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The CBI Warns of Post-Brexit Economic Problems

The Confederation of British Industry (CBI) has published the results of their quarterly Industrial Trends Survey, which looks ahead to the post-Brexit economy. The results are downbeat, with lower investment in manufacturing among the main issues highlighted.
If we add in the latest reports of business insolvencies and profit warnings, it could mean a more challenging post-Brexit period than had been expected.
What Did the CBI Survey Reveal About Investment?
In terms of investment, the CBI asked over 250 companies about their plans. The interviews were carried out between the 25th of September and the 14th of October. 
Among the key results, the majority of the businesses said that they will be cutting back on investment next year. In fact, investment intention was poorer than the previous quarter in 3 out of 4 of the categories. 
Plans for investment in buildings next year was reported as -44%. For plant and machinery, it was -34%. Training and retaining was -28%. All three of these areas produced their worst showing since the financial crisis. In product and process innovation, there were no big changes from the previous survey.
What Are Optimism Levels Like?
Levels of business optimism also dropped significantly from the previous quarter. This went from -32% in July to -44% in this current quarter. This is the steepest drop noted in this area since July 2016.
Another point covered was concerning business optimism around exports. This was also noted to drop sharply, from -29% in July to -46%. In this case, it is the biggest drop seen since back in October 2001.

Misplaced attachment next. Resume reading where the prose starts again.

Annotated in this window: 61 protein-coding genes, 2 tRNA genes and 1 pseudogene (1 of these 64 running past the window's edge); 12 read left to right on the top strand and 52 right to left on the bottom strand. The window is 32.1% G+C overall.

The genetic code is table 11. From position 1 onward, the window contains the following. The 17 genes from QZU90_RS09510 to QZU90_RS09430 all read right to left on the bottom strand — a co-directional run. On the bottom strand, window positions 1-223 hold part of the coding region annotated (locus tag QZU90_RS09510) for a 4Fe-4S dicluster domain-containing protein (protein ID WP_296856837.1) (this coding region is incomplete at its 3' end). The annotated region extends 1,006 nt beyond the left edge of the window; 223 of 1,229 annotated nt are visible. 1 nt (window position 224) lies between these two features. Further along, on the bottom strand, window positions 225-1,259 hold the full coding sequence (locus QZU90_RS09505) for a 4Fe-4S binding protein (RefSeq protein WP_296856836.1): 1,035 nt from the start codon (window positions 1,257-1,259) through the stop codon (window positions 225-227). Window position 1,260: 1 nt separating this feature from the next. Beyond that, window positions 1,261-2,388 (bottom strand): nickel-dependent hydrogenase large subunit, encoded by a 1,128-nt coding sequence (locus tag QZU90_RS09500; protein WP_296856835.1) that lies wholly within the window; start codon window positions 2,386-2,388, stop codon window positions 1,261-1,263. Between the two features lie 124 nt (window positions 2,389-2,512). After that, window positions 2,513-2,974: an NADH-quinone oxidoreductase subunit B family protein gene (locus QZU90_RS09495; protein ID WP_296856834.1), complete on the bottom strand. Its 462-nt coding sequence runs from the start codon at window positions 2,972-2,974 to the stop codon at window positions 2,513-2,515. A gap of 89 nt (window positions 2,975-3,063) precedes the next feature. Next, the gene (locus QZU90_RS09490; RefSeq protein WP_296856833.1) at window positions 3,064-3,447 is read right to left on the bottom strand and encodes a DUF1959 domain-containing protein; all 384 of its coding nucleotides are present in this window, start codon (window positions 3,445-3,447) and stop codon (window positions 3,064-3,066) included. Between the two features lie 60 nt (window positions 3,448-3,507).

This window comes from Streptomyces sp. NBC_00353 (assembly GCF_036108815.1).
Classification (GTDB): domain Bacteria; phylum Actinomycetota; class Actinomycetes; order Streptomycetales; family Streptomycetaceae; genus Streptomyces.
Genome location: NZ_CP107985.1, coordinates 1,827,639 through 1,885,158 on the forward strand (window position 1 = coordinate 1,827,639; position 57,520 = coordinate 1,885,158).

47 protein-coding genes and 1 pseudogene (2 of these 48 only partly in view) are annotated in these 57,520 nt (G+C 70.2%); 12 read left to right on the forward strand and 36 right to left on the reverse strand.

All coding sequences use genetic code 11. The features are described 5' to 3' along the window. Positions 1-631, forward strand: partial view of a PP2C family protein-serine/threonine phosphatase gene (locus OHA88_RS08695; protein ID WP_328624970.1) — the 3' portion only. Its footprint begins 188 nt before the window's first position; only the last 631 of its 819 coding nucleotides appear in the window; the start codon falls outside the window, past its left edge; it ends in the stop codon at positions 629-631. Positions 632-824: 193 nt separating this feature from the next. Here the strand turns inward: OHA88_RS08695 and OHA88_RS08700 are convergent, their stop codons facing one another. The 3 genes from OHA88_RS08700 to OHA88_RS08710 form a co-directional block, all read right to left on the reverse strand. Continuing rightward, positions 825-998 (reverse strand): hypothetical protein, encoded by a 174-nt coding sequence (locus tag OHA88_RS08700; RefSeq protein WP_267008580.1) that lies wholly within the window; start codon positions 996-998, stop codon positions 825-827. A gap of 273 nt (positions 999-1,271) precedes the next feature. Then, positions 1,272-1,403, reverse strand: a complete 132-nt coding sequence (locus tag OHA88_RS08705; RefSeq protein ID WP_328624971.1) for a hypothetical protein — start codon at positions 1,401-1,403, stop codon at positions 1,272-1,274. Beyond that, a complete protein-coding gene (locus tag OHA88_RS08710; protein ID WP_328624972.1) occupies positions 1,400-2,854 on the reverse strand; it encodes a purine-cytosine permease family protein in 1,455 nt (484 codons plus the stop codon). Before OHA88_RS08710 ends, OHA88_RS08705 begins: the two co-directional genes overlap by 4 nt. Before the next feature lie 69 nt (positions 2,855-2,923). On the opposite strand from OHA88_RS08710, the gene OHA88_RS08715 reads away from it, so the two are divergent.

This helps to explain why many British businesses are cutting back on investment. It may also play a part in the recent rise in the use of international collection services to recover debts from abroad.
Drop in Output
The output section of the CBI survey also showed a worrying trend. Volumes fell from +1% in September to -10% in October. Out of the 17 sub-sectors, only 8 of them recorded an expansion in output in the quarter to October.
The biggest drops were seen in the car and transport equipment industry. Looking to the future, businesses expect that output volumes will fall even faster in the next quarter, with a -16% figure predicted.
Fewer Orders
The total number of new orders also fell in the quarter. This was given as a figure of -15%, which is similar to the rate seen in July’s report. Interestingly, domestic orders dropped at a faster rate than export orders.
The prediction for the next quarter is for new orders to drop more quickly. The quoted figure is -19%. This is based on export orders falling more steeply than domestic orders for the period.
Staff Numbers
Headcounts were down from -8% in July to -9%. This is described by the CBI as being the fastest rate reported since April 2010. 
The outlook for the upcoming quarter is for the drop to gather pace at -22%. This makes it the gloomiest headcount outlook since the financial crisis.